“The times were changing, and I had no idea at the time that the Rolling Stones would become as big as they are today.”
Despite the popularity of rock ’n’ roll, Vinton still enjoyed success, in part because he decided to separate himself from the rock acts by focusing on live shows.
“What I did over the years was just develop myself as a live entertainer,” Vinton said. “I have a show that is very versatile, and I figured the record business isn’t what it once was for me, so I focused on being a live entertainer that can put on this show that can compete with anybody onstage. That’s where I put all my efforts and energies.”
Eventually, Vinton stopped recording new material. His last album, As Time Goes By, a collaboration with the late George Burns, was released in 1992; he said has no plans to enter a recording studio again.
“I don’t want to record again, because the music scene is so different,” Vinton said. “I don’t want to frustrate myself. There was a time when I was No. 1 on the charts. You don’t want to start changing what is. I don’t think if I had the greatest song in the world that a pop station playing Lady Gaga would play me or any artist from my generation. You have to accept the time for what it is.”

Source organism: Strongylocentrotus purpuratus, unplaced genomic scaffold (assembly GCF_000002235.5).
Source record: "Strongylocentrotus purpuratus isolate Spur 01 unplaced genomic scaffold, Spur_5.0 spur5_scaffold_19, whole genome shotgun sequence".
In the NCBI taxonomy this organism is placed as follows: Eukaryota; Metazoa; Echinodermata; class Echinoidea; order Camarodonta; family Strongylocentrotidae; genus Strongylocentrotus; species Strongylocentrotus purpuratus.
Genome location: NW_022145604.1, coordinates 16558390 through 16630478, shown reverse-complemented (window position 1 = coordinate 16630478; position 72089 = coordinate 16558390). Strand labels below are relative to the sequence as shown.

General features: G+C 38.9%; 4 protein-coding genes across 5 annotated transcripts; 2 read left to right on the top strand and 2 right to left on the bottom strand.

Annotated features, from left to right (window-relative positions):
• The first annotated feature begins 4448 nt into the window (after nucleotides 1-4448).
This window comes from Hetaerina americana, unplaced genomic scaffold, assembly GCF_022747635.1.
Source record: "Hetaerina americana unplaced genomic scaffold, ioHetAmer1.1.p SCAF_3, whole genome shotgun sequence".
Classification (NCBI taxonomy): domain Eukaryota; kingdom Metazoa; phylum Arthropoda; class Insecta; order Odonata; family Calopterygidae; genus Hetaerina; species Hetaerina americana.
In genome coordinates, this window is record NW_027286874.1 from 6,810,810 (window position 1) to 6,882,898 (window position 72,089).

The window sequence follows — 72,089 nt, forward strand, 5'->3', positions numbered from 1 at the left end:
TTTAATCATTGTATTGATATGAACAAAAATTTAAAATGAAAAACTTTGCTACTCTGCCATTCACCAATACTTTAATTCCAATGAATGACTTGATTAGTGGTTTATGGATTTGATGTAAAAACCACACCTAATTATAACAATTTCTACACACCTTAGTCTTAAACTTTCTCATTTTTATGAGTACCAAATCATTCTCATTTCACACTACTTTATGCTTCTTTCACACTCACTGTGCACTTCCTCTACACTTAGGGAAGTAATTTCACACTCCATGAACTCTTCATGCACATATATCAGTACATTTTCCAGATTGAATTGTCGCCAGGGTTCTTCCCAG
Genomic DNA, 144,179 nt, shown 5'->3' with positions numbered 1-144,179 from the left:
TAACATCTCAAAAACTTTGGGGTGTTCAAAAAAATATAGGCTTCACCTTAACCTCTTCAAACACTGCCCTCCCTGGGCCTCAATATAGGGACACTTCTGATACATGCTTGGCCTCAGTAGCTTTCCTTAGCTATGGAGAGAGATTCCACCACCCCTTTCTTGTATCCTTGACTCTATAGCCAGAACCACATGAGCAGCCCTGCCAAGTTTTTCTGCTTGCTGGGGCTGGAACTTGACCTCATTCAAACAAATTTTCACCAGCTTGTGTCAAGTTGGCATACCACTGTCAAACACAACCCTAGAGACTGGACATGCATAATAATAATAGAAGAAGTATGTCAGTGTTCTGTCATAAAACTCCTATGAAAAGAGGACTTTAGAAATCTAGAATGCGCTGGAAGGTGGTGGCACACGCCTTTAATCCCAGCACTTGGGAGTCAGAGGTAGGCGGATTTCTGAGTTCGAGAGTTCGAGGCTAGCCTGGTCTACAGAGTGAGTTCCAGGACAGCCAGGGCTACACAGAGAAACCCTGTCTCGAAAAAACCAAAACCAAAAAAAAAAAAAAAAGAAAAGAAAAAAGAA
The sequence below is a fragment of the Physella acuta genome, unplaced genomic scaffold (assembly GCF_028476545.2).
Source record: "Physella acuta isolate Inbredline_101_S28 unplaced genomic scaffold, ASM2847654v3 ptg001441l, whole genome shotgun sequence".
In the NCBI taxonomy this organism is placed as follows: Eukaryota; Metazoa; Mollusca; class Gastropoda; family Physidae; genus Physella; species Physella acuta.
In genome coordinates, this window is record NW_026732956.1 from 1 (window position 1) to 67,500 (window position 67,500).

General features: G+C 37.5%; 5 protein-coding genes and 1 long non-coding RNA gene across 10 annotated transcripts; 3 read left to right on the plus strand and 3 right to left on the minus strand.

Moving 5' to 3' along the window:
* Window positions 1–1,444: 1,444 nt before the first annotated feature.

While Vinton has retired from recording, he still has passion for live performances.
“It’s just something I feel I do very well,” he said. “I’ve played casinos all across the country, and this past weekend, a girl came up to me after the show who was with her mother, and she said, ‘I really didn’t want to come see you. I really enjoyed the show, and … you brought out the teenager in my mother.’ So these things happen—and believe me, there’s nothing else I can do or want to do in my life.”
Bobby Vinton will perform at 8 p.m., Saturday, Sept. 7, at The Show at Agua Caliente Casino Resort Spa, 32250 Bob Hope Drive in Rancho Mirage. Tickets are $40 to $60. For tickets or more information, call 888-999-1995, or visit www.hotwatercasino.com.